Society


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"Y'know, you really deserve what's going to happen to you"

Sept 25th, 2011

Back when movie posters and video covers were more than photoshoped heads of the principal cast I sometimes found myself drawn to watch a film simply because it had utilised some fantastic imagery. Back when I was younger many a poster scarred the shite out of me (Lair of the white Worm's poster destroyed my sleeping patterns) but when I got older I found a morbid curiosity to face my fears head on.

Society was one of the less fearful covers on my list (check the movie reviews stash to get a glimpse) so it seemed like the best one to start with. I really knew nothing about this film (or any of the other films I hunted down) other than the cover but I was sure I was ready for it. This is a film that still manages to haunt me today as I defiantly wasn't prepared.

I recently watched this back again so that I could write this review with a fresh perspective and I've got to say it's quite laughable that I found this scary but at the same time it still remains a disturbing and at times sickening.

The story is deceptively simple 80's fare (made in 1989 but not released until 92) but uses this to sideswipe you in its gruesome final act. Bill lives with his wealthy parents and his sister Jenny in a fantastic mansion. The only thing is Bill isn't anything like them and feels like an outsider in his own home. As his teenage lifestyle spirals out of control Bill feels there's some sinister afoot. With bizarre hallucinations we are left unsure whether Bill is correct or just feeling the paranoia of not being able to fit in with society.

After an atmospheric opening and ominous title sequence (complete with creepy song) the movie really feels like another cheesy 80's horror. Following Bills teenage escapades you can't help but feel that the opening failed to convey an accurate representation of its content. Fortunately though the entire film acts as misdirection so that its final 30minutes sucker punch you with its visual viscera.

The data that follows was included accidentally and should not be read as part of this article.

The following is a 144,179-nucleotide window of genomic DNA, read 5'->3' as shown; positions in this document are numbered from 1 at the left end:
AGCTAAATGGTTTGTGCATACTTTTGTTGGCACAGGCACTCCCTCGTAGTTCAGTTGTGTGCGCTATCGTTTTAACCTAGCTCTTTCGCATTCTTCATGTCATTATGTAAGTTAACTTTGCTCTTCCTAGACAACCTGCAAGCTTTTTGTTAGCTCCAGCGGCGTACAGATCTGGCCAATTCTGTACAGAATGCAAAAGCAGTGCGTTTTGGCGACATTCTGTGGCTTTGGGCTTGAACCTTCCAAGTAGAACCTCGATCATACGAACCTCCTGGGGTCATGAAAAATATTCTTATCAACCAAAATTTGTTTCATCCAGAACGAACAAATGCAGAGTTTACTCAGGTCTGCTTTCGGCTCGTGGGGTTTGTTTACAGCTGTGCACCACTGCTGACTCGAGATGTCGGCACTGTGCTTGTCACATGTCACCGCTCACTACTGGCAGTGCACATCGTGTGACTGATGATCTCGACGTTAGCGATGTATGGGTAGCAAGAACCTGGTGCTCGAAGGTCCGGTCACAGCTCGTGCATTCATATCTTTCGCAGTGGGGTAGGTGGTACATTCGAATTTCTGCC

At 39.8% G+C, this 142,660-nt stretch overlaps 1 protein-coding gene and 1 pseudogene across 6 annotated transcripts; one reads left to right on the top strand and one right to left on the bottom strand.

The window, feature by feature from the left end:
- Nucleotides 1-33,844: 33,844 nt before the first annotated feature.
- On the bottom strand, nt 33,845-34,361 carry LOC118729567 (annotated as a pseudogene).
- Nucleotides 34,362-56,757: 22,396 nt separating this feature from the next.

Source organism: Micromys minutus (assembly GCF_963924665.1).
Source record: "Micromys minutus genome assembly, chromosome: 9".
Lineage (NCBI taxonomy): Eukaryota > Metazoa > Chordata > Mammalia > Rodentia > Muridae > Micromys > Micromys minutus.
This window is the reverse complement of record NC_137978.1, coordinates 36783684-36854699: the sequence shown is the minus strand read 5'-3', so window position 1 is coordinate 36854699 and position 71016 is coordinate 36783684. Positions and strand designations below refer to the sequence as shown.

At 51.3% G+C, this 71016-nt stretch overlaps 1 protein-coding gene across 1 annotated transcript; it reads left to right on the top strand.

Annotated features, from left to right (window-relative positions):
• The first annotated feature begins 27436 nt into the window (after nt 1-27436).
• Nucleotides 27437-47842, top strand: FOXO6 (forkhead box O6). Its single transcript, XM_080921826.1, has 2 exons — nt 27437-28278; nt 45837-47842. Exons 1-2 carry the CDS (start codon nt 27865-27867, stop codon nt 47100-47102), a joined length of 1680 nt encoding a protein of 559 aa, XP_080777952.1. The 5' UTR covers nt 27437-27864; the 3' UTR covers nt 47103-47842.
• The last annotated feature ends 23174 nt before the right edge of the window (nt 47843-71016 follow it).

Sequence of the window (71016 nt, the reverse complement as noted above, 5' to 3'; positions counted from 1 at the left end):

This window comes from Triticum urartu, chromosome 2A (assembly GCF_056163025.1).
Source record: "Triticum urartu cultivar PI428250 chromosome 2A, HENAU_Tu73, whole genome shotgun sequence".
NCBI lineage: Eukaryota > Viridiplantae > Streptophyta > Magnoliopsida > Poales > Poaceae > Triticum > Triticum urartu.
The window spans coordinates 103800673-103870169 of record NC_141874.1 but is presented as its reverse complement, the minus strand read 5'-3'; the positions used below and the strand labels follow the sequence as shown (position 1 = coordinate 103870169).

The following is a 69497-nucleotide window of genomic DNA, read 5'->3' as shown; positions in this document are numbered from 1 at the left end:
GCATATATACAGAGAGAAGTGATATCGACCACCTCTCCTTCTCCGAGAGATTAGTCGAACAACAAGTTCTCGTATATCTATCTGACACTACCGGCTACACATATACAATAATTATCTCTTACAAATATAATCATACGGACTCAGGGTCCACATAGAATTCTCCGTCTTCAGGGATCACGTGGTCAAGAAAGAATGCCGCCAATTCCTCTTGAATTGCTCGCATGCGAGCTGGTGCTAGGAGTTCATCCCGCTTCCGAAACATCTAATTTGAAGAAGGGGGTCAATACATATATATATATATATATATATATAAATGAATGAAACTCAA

Before we get to the gritty moments that once tore my soul apart it's probably a good idea to try and convey the tone of this film. As a child this was a film of pure terror but in actuality its closer to high camp. I'm sure you're wondering how I could confuse the two but all that really needs to be said is Brian Yuzna.

Yuzna wrote and directed the movie (his first) and if you're not aware of his work he manages to seamlessly blend comedy and horror. Rather than presenting horror light due to the comedy elements he manages to create a visual cavalcade of grotesques that in my opinion have never been topped. Most people may be aware of his long-time collaborator Stuart Gordon, director of the classic Re-Animator of which Yuzna directed the follow up Bride of Re- Animator.

The campiness really comes from the acting which at times can be damm right insufferable. I could go through and list all the bad moments of dialogue as an example but the easiest representation is by telling you who the actor who played Bill was. Billy Warlock may not be a name you're all that familiar with but all you need to know is that he was an actor on Baywatch. Now that might put you off but as I said before this was all misdirection.